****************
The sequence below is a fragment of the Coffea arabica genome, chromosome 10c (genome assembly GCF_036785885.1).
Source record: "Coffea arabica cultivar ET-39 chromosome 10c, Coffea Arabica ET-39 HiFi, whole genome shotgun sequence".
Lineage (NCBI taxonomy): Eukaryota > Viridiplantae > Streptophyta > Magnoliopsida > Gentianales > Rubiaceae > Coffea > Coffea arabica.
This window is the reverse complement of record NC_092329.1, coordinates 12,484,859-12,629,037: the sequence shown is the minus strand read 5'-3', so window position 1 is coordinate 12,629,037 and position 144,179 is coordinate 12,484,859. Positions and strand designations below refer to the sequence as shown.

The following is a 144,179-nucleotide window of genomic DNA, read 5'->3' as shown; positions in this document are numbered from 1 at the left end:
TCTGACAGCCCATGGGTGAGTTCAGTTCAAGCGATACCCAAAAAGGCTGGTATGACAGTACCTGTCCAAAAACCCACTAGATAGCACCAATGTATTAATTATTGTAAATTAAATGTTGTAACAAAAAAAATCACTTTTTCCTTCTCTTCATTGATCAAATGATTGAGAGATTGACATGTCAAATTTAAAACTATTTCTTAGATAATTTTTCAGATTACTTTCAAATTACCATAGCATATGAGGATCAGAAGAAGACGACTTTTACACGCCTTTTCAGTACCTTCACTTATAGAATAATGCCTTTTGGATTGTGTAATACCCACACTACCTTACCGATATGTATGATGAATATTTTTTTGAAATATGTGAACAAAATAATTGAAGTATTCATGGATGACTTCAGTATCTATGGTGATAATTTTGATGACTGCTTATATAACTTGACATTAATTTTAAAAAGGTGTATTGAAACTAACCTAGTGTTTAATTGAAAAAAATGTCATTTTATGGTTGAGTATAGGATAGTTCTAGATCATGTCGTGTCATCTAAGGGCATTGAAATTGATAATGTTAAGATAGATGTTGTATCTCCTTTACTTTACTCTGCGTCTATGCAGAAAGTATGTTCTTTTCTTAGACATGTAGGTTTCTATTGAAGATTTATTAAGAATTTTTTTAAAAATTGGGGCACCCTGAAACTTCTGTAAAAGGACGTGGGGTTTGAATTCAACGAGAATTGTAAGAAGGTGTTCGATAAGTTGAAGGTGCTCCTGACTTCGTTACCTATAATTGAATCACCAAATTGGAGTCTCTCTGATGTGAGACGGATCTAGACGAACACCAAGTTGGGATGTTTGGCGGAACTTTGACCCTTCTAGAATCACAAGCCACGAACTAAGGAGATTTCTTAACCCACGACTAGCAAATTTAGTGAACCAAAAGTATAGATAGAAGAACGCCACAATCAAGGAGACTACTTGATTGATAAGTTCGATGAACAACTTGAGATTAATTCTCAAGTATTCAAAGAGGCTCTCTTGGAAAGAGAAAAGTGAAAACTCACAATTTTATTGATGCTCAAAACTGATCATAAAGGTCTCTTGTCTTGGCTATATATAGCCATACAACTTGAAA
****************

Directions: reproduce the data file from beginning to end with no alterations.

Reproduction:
The sequence below is a fragment of the Coffea arabica genome, chromosome 10c (genome assembly GCF_036785885.1).
Source record: "Coffea arabica cultivar ET-39 chromosome 10c, Coffea Arabica ET-39 HiFi, whole genome shotgun sequence".
Lineage (NCBI taxonomy): Eukaryota > Viridiplantae > Streptophyta > Magnoliopsida > Gentianales > Rubiaceae > Coffea > Coffea arabica.
This window is the reverse complement of record NC_092329.1, coordinates 12,484,859-12,629,037: the sequence shown is the minus strand read 5'-3', so window position 1 is coordinate 12,629,037 and position 144,179 is coordinate 12,484,859. Positions and strand designations below refer to the sequence as shown.

The following is a 144,179-nucleotide window of genomic DNA, read 5'->3' as shown; positions in this document are numbered from 1 at the left end:
TCTGACAGCCCATGGGTGAGTTCAGTTCAAGCGATACCCAAAAAGGCTGGTATGACAGTACCTGTCCAAAAACCCACTAGATAGCACCAATGTATTAATTATTGTAAATTAAATGTTGTAACAAAAAAAATCACTTTTTCCTTCTCTTCATTGATCAAATGATTGAGAGATTGACATGTCAAATTTAAAACTATTTCTTAGATAATTTTTCAGATTACTTTCAAATTACCATAGCATATGAGGATCAGAAGAAGACGACTTTTACACGCCTTTTCAGTACCTTCACTTATAGAATAATGCCTTTTGGATTGTGTAATACCCACACTACCTTACCGATATGTATGATGAATATTTTTTTGAAATATGTGAACAAAATAATTGAAGTATTCATGGATGACTTCAGTATCTATGGTGATAATTTTGATGACTGCTTATATAACTTGACATTAATTTTAAAAAGGTGTATTGAAACTAACCTAGTGTTTAATTGAAAAAAATGTCATTTTATGGTTGAGTATAGGATAGTTCTAGATCATGTCGTGTCATCTAAGGGCATTGAAATTGATAATGTTAAGATAGATGTTGTATCTCCTTTACTTTACTCTGCGTCTATGCAGAAAGTATGTTCTTTTCTTAGACATGTAGGTTTCTATTGAAGATTTATTAAGAATTTTTTTAAAAATTGGGGCACCCTGAAACTTCTGTAAAAGGACGTGGGGTTTGAATTCAACGAGAATTGTAAGAAGGTGTTCGATAAGTTGAAGGTGCTCCTGACTTCGTTACCTATAATTGAATCACCAAATTGGAGTCTCTCTGATGTGAGACGGATCTAGACGAACACCAAGTTGGGATGTTTGGCGGAACTTTGACCCTTCTAGAATCACAAGCCACGAACTAAGGAGATTTCTTAACCCACGACTAGCAAATTTAGTGAACCAAAAGTATAGATAGAAGAACGCCACAATCAAGGAGACTACTTGATTGATAAGTTCGATGAACAACTTGAGATTAATTCTCAAGTATTCAAAGAGGCTCTCTTGGAAAGAGAAAAGTGAAAACTCACAATTTTATTGATGCTCAAAACTGATCATAAAGGTCTCTTGTCTTGGCTATATATAGCCATACAACTTGAAA